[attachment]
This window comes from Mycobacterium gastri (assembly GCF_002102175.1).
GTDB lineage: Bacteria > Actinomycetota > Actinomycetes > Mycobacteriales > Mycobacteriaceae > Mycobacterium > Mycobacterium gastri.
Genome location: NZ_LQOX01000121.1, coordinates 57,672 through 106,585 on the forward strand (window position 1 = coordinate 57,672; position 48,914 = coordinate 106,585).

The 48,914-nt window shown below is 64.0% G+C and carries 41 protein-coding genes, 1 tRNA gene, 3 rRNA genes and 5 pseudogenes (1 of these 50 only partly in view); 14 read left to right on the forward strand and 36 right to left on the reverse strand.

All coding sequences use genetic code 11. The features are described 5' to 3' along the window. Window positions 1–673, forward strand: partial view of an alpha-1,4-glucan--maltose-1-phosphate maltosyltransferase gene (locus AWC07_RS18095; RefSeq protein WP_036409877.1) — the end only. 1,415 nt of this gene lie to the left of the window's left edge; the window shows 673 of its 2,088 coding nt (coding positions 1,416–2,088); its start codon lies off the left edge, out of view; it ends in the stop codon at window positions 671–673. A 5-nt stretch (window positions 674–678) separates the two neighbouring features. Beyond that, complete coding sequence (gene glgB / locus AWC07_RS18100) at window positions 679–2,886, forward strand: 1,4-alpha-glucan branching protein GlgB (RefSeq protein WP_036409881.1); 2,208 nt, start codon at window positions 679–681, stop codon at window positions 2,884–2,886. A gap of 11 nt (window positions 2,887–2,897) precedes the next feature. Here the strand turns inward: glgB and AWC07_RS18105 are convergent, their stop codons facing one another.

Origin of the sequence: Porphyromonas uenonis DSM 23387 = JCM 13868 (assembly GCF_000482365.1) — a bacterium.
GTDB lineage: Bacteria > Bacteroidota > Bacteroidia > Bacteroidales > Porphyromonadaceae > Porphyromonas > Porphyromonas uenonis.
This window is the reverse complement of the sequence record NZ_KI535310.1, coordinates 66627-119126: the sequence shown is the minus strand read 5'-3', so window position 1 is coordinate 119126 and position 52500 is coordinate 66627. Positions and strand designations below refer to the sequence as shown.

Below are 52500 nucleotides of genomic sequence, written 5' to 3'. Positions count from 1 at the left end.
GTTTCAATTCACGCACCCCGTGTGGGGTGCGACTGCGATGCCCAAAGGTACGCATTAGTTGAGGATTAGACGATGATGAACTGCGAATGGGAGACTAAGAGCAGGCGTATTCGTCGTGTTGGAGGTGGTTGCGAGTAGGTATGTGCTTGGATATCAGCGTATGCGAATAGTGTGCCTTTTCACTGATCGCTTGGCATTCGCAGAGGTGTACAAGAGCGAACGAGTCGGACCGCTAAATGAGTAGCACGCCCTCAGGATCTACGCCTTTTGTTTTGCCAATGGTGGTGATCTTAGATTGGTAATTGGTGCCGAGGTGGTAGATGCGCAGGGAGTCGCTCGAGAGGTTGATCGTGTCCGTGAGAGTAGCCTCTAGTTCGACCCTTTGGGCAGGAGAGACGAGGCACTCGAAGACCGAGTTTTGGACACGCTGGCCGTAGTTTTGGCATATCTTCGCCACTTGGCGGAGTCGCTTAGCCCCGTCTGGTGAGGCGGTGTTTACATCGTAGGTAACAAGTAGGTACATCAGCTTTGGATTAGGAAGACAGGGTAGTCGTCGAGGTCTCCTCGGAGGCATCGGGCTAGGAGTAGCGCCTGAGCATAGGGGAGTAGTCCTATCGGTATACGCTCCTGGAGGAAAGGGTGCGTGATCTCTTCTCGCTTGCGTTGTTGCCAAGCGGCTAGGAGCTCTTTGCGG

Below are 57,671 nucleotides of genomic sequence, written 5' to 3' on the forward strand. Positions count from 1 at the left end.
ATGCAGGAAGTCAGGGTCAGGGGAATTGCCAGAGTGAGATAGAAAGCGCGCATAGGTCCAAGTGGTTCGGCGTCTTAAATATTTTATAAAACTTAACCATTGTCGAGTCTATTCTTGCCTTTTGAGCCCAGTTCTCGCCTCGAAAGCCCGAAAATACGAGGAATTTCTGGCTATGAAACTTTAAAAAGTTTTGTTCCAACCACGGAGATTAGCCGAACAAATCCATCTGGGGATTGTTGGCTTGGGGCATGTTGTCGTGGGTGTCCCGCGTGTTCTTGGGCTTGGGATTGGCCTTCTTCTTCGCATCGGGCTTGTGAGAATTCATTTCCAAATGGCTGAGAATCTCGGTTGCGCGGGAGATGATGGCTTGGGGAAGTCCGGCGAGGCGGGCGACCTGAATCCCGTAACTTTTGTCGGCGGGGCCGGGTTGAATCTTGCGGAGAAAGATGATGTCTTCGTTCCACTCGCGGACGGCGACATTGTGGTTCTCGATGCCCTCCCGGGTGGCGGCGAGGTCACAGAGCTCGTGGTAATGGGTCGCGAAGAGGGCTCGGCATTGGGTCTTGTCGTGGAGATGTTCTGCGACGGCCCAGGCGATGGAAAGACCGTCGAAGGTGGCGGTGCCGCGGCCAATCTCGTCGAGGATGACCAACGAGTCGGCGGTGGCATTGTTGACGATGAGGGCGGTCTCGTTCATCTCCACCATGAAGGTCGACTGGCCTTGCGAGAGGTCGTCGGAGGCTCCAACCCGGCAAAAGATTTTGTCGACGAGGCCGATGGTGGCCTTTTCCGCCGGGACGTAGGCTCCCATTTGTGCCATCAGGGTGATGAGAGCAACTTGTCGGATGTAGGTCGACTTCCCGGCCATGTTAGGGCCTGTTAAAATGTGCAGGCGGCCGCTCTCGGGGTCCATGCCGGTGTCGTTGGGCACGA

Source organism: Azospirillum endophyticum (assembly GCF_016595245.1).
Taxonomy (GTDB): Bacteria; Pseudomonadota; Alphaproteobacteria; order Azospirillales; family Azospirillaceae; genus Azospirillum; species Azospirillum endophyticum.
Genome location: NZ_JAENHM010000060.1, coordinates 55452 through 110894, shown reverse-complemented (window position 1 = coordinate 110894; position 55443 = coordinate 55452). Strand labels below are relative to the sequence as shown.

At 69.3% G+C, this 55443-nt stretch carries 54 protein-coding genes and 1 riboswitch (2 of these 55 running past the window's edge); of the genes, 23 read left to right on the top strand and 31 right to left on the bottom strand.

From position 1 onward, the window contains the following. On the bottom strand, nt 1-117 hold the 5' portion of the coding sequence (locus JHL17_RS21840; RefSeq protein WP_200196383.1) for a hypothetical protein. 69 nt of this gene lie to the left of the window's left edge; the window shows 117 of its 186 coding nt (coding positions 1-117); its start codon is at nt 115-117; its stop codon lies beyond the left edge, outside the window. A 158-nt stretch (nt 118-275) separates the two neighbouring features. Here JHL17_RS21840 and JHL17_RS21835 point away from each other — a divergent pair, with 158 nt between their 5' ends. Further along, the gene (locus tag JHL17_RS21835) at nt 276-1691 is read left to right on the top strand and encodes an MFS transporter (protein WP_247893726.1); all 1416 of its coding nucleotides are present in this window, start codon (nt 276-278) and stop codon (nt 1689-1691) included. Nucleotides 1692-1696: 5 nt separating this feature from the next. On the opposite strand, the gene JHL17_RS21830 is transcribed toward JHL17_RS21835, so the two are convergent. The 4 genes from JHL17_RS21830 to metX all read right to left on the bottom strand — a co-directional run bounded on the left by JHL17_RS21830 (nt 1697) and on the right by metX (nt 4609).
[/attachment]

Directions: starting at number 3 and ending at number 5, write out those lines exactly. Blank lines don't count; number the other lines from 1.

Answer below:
Genome location: NZ_LQOX01000121.1, coordinates 57,672 through 106,585 on the forward strand (window position 1 = coordinate 57,672; position 48,914 = coordinate 106,585).

The 48,914-nt window shown below is 64.0% G+C and carries 41 protein-coding genes, 1 tRNA gene, 3 rRNA genes and 5 pseudogenes (1 of these 50 only partly in view); 14 read left to right on the forward strand and 36 right to left on the reverse strand.

All coding sequences use genetic code 11. The features are described 5' to 3' along the window. Window positions 1–673, forward strand: partial view of an alpha-1,4-glucan--maltose-1-phosphate maltosyltransferase gene (locus AWC07_RS18095; RefSeq protein WP_036409877.1) — the end only. 1,415 nt of this gene lie to the left of the window's left edge; the window shows 673 of its 2,088 coding nt (coding positions 1,416–2,088); its start codon lies off the left edge, out of view; it ends in the stop codon at window positions 671–673. A 5-nt stretch (window positions 674–678) separates the two neighbouring features. Beyond that, complete coding sequence (gene glgB / locus AWC07_RS18100) at window positions 679–2,886, forward strand: 1,4-alpha-glucan branching protein GlgB (RefSeq protein WP_036409881.1); 2,208 nt, start codon at window positions 679–681, stop codon at window positions 2,884–2,886. A gap of 11 nt (window positions 2,887–2,897) precedes the next feature. Here the strand turns inward: glgB and AWC07_RS18105 are convergent, their stop codons facing one another.